In the aesthetic area, there are a number of factors which have to be under control before surgical treatment can commence. Some cases would become nightmares if treatment were performed without the required biological knowledge.
The speaker presented a case involving a vertical fracture in the root and a fistula in an upper central incisor. The other incisor had deep root resorption which was preventing any potential conservative treatment of the tooth. The anatomy was maintained and the buccal bone wall was still suitably thick. The speaker outlined the diagnostic parameters which should be evaluated (Kan et al. 2018):
- gingival level (in relation to adjacent teeth)
- osseous and gingival tissue interface at facial aspect
- bone sounding of adjacent teeth (using a peri-apical radiograph)
- gingival biotype (which can be determined by probing – Colorvue Biotype Probe System® (Hu-Friedy) developed by Giulio Rasperini & Tiziano Testori)
- sagittal root position (by CBCT if required)
- labio-palatal width
- inter-radicular mesiodistal width
- tooth shape (diagnostic wax-up)
Before placing the implant, the fistulous tract should be removed to prevent contamination from the biofilm which used to be inside the fistula. The steps which should be observed during the surgical procedure are (Kan et al. 2018):
- minimally traumatic extraction (cutting the root into pieces with a piezoelectric saw)
- evaluation of the labial bony plate with a periodontal probe
- correct 3D implant position (85% of patients present a class I sagittal relationship (Kan et al. 2011), which is safest for immediate implant placement). Guided implant placement is highly recommended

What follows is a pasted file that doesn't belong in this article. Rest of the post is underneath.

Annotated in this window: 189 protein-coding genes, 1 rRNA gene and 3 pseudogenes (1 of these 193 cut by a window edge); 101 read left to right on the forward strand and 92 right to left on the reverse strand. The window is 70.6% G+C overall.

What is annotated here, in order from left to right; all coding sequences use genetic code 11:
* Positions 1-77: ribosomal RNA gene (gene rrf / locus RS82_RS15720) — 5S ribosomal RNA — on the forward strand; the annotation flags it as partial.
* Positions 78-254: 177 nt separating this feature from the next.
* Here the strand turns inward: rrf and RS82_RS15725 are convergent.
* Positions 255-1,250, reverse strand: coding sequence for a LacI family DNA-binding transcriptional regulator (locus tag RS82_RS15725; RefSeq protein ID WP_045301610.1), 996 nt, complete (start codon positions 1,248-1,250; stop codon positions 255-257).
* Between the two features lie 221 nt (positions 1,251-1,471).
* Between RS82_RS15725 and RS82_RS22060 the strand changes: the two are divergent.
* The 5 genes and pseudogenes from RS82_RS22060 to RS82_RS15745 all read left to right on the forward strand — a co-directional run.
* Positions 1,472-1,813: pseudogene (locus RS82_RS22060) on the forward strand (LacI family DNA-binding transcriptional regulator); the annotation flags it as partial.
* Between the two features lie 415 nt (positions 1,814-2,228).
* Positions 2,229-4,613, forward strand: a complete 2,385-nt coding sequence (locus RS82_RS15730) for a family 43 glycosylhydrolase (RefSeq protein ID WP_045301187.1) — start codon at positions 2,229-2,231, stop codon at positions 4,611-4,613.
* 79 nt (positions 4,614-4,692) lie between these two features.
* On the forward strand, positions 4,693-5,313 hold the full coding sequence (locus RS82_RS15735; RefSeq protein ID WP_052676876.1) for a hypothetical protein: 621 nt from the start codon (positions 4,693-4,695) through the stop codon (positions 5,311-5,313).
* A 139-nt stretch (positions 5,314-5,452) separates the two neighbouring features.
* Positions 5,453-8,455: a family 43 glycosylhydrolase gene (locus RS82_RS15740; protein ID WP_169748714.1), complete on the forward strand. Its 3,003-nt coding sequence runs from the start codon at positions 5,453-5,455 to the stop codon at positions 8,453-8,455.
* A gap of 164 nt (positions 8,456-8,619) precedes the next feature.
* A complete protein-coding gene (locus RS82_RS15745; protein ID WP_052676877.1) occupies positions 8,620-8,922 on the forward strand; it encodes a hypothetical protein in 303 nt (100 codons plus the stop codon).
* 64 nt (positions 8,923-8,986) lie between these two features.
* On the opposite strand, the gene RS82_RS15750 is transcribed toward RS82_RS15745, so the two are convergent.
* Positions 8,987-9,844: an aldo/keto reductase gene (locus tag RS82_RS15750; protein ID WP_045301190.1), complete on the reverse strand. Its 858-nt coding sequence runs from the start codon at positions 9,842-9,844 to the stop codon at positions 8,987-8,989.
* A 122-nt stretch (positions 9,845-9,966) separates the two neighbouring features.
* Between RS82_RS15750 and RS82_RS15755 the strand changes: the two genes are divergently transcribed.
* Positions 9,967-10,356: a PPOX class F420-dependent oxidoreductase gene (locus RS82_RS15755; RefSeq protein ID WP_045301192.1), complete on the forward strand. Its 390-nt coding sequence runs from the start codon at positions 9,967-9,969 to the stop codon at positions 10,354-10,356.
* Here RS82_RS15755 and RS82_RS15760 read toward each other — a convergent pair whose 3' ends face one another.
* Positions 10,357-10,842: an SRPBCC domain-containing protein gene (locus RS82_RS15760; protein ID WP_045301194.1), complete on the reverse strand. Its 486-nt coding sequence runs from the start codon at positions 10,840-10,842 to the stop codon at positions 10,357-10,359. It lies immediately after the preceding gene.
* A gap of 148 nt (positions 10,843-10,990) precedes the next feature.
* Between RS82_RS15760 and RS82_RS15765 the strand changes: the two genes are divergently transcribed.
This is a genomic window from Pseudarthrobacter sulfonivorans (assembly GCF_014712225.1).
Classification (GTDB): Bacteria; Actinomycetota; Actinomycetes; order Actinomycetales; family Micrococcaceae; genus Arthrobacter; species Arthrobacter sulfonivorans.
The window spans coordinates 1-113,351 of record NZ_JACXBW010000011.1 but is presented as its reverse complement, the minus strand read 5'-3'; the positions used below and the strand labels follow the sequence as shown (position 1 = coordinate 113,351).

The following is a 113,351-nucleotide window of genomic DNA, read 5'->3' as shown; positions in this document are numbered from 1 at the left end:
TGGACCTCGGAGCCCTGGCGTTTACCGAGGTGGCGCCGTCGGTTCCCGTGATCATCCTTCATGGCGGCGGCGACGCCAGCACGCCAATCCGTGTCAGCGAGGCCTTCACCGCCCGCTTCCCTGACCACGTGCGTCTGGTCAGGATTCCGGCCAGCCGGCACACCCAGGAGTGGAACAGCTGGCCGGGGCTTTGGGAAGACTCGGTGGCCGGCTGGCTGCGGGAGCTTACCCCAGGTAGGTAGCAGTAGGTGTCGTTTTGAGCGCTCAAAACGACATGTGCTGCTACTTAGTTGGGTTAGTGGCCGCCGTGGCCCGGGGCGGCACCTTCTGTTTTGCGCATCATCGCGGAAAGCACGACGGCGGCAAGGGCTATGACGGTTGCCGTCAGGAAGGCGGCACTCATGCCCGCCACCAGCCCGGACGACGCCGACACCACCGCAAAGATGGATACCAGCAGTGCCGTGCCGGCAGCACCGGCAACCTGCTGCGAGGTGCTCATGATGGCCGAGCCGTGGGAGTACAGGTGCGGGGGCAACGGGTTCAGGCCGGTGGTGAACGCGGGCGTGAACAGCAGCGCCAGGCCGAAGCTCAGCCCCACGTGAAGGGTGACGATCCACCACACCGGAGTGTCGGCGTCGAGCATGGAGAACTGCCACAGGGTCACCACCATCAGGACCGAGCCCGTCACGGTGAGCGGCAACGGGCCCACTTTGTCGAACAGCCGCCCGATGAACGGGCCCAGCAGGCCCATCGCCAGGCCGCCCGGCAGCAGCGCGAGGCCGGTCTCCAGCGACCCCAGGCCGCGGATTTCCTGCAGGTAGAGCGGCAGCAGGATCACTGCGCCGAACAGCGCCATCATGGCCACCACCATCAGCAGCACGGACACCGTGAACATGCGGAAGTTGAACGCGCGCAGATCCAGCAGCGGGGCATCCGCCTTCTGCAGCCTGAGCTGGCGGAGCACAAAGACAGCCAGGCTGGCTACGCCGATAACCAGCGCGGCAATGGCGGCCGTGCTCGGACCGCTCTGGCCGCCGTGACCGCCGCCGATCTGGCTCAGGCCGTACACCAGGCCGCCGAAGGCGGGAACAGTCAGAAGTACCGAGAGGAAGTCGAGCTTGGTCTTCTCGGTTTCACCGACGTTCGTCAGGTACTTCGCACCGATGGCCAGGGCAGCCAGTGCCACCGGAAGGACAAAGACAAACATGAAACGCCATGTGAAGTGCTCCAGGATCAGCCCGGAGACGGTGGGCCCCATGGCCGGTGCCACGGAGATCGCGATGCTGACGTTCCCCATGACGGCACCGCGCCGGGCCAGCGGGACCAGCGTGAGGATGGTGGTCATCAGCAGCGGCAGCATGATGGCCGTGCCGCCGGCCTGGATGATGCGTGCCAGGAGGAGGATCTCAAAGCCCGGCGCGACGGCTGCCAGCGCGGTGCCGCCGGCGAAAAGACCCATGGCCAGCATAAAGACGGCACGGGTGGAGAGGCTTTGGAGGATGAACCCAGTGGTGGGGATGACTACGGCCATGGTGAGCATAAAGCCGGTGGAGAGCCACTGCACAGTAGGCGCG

- primary implant stability (no less than 45Ncm)
- evaluation of the gap (between implant and vestibular bone plate)
Positioning the longitudinal implant axis along the future incisal edge is a new concept recommended for use with a shoulderless abutment. The final profile will then be provided by the restoration (Scutellà et al. 2015).
When faced with a tooth that needs to be extracted, we should ask ourselves if there is enough volume in the alveolar envelope to support the planned restoration. If the answer is yes, then ridge preservation will be enough. If not, then an approach involving ridge augmentation beyond the existing skeletal envelope will be required when extracting the tooth.
Animal histologic studies have shown that grafting with anorganic bovine bone (ABB) can minimise the loss of buccal bone in the socket (Araújo M et al. 2008; Araújo M et al. 2009; Araújo M et al. 2011). These results have also been clinically confirmed (Araújo et al. 2015).
In cases involving buccal bone dehiscence, we can still use a flapless approach by inserting a barrier membrane between the periosteum and the buccal bone wall. The barrier is then folded, covering the socket, and placed under the palatal soft tissue margin.
The speaker went on to say that these two techniques could actually be combined. Grafting the gap between the implant and the buccal wall can help preserve the volume and compensate for reduction in the bone wall (Araújo et al. 2010).
An immediate protocol would not be ideal when there is inadequate bone volume or acute infection at the extraction site, or when the predictability of the aesthetic result is low. An example of this would be in cases involving a thin biotype and a buccal wall < 1mm thick.
How fast can we go?
As fast and predictably as possible. However, proper anatomy and skill is absolutely necessary.
What is the role of late implant placement in implant dentistry?
When immediate placement is not possible, late implant placement is used to compensate for the lack of adequate conditions which meant that an immediate approach was not suitable.